According to the Association for Pet Obesity Prevention, over half of dogs in the United States are obese or overweight. Just like in humans, obesity can lead to a variety of health problems as dogs age. These can range from painful joint conditions to more serious conditions like heart disease, diabetes, and cancer.
To prevent these problems and keep dogs at a healthy weight, veterinarians may recommend weight loss for dogs. If you’re wondering how to help a dog lose weight—and do it safely—we’ve rounded up some effective methods and tips. But first it helps to understand more about what causes obesity in dogs and how excessive fat can impact your pet’s health.
Understanding Obesity in Dogs
Obesity in dogs is caused by excess body fat. Dogs that weigh more than 30 percent of their ideal weight are generally defined as obese. Veterinarians use body condition scores (which are similar to BMI measurements in humans) and breed standards to determine the ideal weight for a dog.
Overweight Dogs: How it Impacts Health
Excessive fat on a dog is not just a cosmetic problem—obesity comes with significant health consequences. In fact, obesity is likely the greatest health threat that dogs face. We now know that obesity is an inflammatory and hormonal disease, and is linked to many diseases in dogs, including osteoarthritis, cancer, kidney disease, urinary tract problems, underactive thyroid, diabetes, heart disease, high blood pressure, and liver disease.
The good news is that you can drastically reduce your dog’s risk of most of these diseases and live longer, healthier, and more pain-free through proper diet, exercise, and weight management.
7 Ways to Help Your Dog Lose Weight
Fortunately, if your dog is carrying around extra weight, it is fairly straightforward and simple to help your dog slim down. Here are seven tips to get you started.
Ask Your Vet for Target Weight and Daily Calories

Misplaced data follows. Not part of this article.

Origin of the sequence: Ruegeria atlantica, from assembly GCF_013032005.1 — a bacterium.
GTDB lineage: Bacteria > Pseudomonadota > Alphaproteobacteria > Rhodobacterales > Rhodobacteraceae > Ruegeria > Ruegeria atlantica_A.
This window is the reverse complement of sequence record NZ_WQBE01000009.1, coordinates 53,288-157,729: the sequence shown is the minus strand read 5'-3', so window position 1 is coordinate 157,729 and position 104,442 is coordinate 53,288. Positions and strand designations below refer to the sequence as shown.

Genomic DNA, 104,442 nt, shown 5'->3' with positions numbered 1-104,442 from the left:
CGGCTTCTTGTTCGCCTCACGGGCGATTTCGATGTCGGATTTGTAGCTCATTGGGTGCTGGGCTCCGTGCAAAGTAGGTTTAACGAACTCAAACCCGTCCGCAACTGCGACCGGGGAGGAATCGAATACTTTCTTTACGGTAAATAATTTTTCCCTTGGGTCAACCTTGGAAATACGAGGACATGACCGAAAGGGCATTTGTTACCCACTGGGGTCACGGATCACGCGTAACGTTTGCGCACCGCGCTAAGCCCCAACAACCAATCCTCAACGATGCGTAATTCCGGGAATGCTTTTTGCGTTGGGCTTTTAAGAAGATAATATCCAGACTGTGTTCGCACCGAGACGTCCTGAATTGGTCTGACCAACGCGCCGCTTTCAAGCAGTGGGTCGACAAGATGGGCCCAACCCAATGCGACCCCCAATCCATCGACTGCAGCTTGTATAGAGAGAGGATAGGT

You know your dog needs to lose weight, but how many pounds? And how much should you be feeding your dog every day? This is where your vet’s knowledge comes in. Don’t hesitate to ask your vet for a healthy dog weight, and how many calories you should be feeding your dog every day to facilitate weight loss. This calorie amount includes dog food and any treats the dog receives during the day. You can also calculate calories yourself (but it is much easier to ask your vet).
Do Monthly Weigh-Ins
Just like Weight Watchers, you need to see your dog shed pounds to feel successful and make sure you are on the right track. Most veterinary clinics will let you come by and weigh your dog for free, and keep a record of their weight loss journey. If you have a small dog, you can always check progress at home by weighing yourself while holding your dog, then weighing yourself alone and subtracting to get your dog’s weight. However, your vet office may have a more accurate scale. Most healthy dogs should be able to reach their target weight within 3-6 months.
Use a Weight Management Dog Food
It is a good idea to switch your dog to a weight loss dog food instead of just restricting the amount of their regular food. This is because restricting a maintenance food leads to imbalances in micronutrients. Instead, switch to a low calorie, low fat, and high fiber diet that is designed to be fed for weight loss to ensure your dog does not develop an imbalanced nutritional state.
While there are many over-the-counter weight loss foods, most veterinarians prefer to use therapeutic foods, like Hill’s Metabolic Diet or Blue Natural Veterinary W + M diet, that have been clinically proven to facilitate rapid, safe weight loss in dogs.
If your dog eats their food too quickly and then begs for more, try giving them their food in a food puzzle or slow feeder bowl.
Weigh Your Pet’s Food